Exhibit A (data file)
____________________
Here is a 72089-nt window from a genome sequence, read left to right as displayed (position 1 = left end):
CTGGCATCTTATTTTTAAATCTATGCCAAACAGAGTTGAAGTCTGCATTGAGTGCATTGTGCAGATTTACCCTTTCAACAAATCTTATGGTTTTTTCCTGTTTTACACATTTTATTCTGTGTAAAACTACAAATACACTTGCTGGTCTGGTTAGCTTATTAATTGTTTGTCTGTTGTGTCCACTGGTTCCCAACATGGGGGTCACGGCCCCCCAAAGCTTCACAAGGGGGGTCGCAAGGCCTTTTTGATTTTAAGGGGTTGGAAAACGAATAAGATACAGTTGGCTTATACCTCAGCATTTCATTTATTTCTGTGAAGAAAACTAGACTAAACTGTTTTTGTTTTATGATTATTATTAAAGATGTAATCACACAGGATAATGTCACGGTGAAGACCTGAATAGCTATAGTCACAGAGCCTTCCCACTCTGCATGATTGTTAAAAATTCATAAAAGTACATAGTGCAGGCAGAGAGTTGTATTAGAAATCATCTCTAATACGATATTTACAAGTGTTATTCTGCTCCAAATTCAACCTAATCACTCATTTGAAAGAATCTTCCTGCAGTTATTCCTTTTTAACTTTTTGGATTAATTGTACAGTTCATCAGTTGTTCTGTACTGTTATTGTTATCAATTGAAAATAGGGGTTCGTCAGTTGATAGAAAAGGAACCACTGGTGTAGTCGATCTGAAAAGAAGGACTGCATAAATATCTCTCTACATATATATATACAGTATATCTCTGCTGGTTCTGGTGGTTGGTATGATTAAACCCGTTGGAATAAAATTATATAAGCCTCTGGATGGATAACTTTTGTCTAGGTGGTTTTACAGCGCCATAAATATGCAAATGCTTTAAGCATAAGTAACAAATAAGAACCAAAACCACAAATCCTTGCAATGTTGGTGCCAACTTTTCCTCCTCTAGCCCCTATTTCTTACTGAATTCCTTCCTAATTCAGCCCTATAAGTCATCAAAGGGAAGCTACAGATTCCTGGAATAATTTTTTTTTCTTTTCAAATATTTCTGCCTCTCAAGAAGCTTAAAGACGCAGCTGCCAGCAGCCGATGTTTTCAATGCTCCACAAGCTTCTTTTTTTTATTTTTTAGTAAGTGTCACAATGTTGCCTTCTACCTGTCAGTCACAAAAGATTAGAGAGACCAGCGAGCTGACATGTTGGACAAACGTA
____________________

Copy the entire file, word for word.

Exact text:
Here is a 72089-nt window from a genome sequence, read left to right as displayed (position 1 = left end):
CTGGCATCTTATTTTTAAATCTATGCCAAACAGAGTTGAAGTCTGCATTGAGTGCATTGTGCAGATTTACCCTTTCAACAAATCTTATGGTTTTTTCCTGTTTTACACATTTTATTCTGTGTAAAACTACAAATACACTTGCTGGTCTGGTTAGCTTATTAATTGTTTGTCTGTTGTGTCCACTGGTTCCCAACATGGGGGTCACGGCCCCCCAAAGCTTCACAAGGGGGGTCGCAAGGCCTTTTTGATTTTAAGGGGTTGGAAAACGAATAAGATACAGTTGGCTTATACCTCAGCATTTCATTTATTTCTGTGAAGAAAACTAGACTAAACTGTTTTTGTTTTATGATTATTATTAAAGATGTAATCACACAGGATAATGTCACGGTGAAGACCTGAATAGCTATAGTCACAGAGCCTTCCCACTCTGCATGATTGTTAAAAATTCATAAAAGTACATAGTGCAGGCAGAGAGTTGTATTAGAAATCATCTCTAATACGATATTTACAAGTGTTATTCTGCTCCAAATTCAACCTAATCACTCATTTGAAAGAATCTTCCTGCAGTTATTCCTTTTTAACTTTTTGGATTAATTGTACAGTTCATCAGTTGTTCTGTACTGTTATTGTTATCAATTGAAAATAGGGGTTCGTCAGTTGATAGAAAAGGAACCACTGGTGTAGTCGATCTGAAAAGAAGGACTGCATAAATATCTCTCTACATATATATATACAGTATATCTCTGCTGGTTCTGGTGGTTGGTATGATTAAACCCGTTGGAATAAAATTATATAAGCCTCTGGATGGATAACTTTTGTCTAGGTGGTTTTACAGCGCCATAAATATGCAAATGCTTTAAGCATAAGTAACAAATAAGAACCAAAACCACAAATCCTTGCAATGTTGGTGCCAACTTTTCCTCCTCTAGCCCCTATTTCTTACTGAATTCCTTCCTAATTCAGCCCTATAAGTCATCAAAGGGAAGCTACAGATTCCTGGAATAATTTTTTTTTCTTTTCAAATATTTCTGCCTCTCAAGAAGCTTAAAGACGCAGCTGCCAGCAGCCGATGTTTTCAATGCTCCACAAGCTTCTTTTTTTTATTTTTTAGTAAGTGTCACAATGTTGCCTTCTACCTGTCAGTCACAAAAGATTAGAGAGACCAGCGAGCTGACATGTTGGACAAACGTA